A greener, more connected future through public transportation
The City of Thousand Oaks, in an extension of its Visioning 2064 program, which brought together residents to plan the ideal community of the future, is embarking on its most comprehensive transit planning process in its 51-year history.
For over 40 years the City has provided public transportation services through a variety of bus services as well as on-demand transportation services for seniors and those with disabilities. But the support of transit goes beyond just bus and dial-a-ride services. The city has invested millions into programs and facilities to promote carpooling, to make accessing a bus easier throughout the city, and to make the community a more bike and pedestrian-friendly place to live and work. As a founding member of the East County Transit Alliance, the City of Thousand Oaks is part of a group of agencies working to provide more integrated transportation options to area residents.
“Singularly, this is the most important planning element for transit the city has undertaken that will set the foundation for how transit services are delivered for the next 20 years,” said Mike Houser, the city’s transit manager. “We have seen unprecedented growth and demand for transit services in the past decade and we can envision a future where the cities in eastern Ventura County come together and form a seamless and integrated transit system that reflects the needs and values of the area: sustainable, environmentally responsible, inclusive and cost effective.”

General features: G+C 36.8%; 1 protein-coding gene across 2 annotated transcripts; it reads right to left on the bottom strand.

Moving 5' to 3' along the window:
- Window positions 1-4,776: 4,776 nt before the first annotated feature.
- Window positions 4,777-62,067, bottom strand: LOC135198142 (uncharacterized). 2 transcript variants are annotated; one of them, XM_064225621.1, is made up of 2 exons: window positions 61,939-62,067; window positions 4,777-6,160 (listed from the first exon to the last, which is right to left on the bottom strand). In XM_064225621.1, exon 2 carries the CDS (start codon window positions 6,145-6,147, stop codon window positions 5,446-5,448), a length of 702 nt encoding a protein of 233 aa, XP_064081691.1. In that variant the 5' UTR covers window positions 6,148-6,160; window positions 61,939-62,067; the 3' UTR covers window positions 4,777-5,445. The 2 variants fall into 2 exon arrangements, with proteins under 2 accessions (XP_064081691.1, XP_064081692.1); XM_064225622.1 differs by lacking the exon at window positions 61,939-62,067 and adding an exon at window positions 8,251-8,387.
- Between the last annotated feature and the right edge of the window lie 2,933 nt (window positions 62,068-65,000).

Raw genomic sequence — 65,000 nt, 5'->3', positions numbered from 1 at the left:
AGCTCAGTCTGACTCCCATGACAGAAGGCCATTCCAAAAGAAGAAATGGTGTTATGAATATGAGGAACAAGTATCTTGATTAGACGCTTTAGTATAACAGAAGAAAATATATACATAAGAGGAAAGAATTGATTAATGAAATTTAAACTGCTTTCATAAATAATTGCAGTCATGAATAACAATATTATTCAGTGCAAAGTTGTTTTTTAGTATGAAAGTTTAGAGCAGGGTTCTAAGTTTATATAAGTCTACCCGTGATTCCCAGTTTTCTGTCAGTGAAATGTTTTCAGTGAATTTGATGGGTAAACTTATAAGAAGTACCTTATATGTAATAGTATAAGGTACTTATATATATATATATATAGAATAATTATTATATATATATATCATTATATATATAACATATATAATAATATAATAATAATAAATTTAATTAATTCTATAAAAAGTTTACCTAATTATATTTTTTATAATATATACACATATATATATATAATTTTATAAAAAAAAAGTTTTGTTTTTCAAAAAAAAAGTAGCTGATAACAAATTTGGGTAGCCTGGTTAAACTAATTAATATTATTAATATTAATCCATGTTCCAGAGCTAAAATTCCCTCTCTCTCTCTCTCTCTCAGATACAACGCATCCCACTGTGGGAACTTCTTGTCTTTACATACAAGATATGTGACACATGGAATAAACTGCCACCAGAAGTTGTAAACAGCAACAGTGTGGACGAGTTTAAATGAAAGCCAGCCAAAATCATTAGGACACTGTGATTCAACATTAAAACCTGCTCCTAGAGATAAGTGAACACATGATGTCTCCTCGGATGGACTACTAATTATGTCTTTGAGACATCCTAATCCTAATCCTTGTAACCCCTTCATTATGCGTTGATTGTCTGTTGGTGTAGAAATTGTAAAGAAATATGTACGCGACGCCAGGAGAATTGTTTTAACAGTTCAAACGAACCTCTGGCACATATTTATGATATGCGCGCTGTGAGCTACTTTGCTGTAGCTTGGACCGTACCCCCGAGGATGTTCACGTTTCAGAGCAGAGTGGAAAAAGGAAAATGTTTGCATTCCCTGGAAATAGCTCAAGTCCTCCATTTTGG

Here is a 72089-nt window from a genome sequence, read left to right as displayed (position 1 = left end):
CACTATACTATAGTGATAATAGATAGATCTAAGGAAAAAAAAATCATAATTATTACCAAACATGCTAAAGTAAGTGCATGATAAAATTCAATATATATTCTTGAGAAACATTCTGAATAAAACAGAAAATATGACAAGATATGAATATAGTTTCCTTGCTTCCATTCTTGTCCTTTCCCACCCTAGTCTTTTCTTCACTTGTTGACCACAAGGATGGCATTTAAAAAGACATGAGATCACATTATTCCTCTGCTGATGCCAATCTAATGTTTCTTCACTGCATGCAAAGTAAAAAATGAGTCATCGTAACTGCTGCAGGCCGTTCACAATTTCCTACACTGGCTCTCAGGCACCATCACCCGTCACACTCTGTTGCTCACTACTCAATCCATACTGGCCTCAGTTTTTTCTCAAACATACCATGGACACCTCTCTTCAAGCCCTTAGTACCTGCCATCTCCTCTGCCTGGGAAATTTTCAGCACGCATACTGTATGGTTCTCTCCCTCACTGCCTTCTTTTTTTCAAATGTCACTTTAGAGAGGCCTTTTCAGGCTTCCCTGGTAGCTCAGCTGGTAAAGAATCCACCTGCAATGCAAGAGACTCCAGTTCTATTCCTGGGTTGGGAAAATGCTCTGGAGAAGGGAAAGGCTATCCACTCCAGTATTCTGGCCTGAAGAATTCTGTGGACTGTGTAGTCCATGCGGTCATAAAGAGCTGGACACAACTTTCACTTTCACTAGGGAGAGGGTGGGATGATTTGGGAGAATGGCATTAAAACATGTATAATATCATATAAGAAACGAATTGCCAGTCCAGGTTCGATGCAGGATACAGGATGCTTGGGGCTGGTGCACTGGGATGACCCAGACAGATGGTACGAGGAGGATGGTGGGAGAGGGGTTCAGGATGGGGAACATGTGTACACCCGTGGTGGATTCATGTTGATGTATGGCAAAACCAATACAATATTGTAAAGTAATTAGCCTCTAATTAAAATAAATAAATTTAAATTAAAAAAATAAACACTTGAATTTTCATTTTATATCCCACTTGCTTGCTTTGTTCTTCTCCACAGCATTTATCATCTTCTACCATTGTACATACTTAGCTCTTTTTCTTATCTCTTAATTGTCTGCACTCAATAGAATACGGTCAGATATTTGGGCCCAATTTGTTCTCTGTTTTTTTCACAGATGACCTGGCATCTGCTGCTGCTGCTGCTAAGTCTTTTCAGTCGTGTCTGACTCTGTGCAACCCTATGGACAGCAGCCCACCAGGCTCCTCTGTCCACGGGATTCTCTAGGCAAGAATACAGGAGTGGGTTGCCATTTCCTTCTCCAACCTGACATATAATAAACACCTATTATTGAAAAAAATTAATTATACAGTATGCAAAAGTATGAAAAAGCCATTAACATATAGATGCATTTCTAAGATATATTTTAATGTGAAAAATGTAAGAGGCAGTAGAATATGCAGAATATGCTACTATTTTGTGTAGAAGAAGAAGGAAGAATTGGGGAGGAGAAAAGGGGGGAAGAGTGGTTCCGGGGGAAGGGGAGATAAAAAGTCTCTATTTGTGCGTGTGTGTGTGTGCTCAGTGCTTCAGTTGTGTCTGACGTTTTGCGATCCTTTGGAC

Utilizing a California Department of Transportation grant, the city is developing a Transit Master Plan with the assistance of a consultant and the Southern California Association of Governments. Mailers will be distributed to the majority of households in the Conejo Valley in November inviting comments and participation in an on-line community survey. A special website, http://www.TOTransitMasterPlan.com has been set up with information about the project.
In December, a series of at least 10 public outreach workshops will provide transit users and non-users a once-in-a-generation opportunity to express what type of transit services are best for the community and to address existing service issues and shortcomings. In addition to the public outreach sessions, over 100 stakeholder groups will be contacted to get their perspectives and opinions on the future of transit in Thousand Oaks and beyond.
This public testimony and feedback, along with analysis of existing services and in-person interviews conducted on-board transit services, will be compiled and presented to the City Council in summer 2016 for consideration and adoption.
“This will be the most impactful process for the delivery of transit services since the creation of Thousand Oaks Transit 31 years ago,” said Houser. “While only 8 percent of the community uses public transit now, we see that growing to nearly 50 percent by 2035. This is a critical time for the future of transit and we want to see the limited dollars available to us spent in a meaningful way.”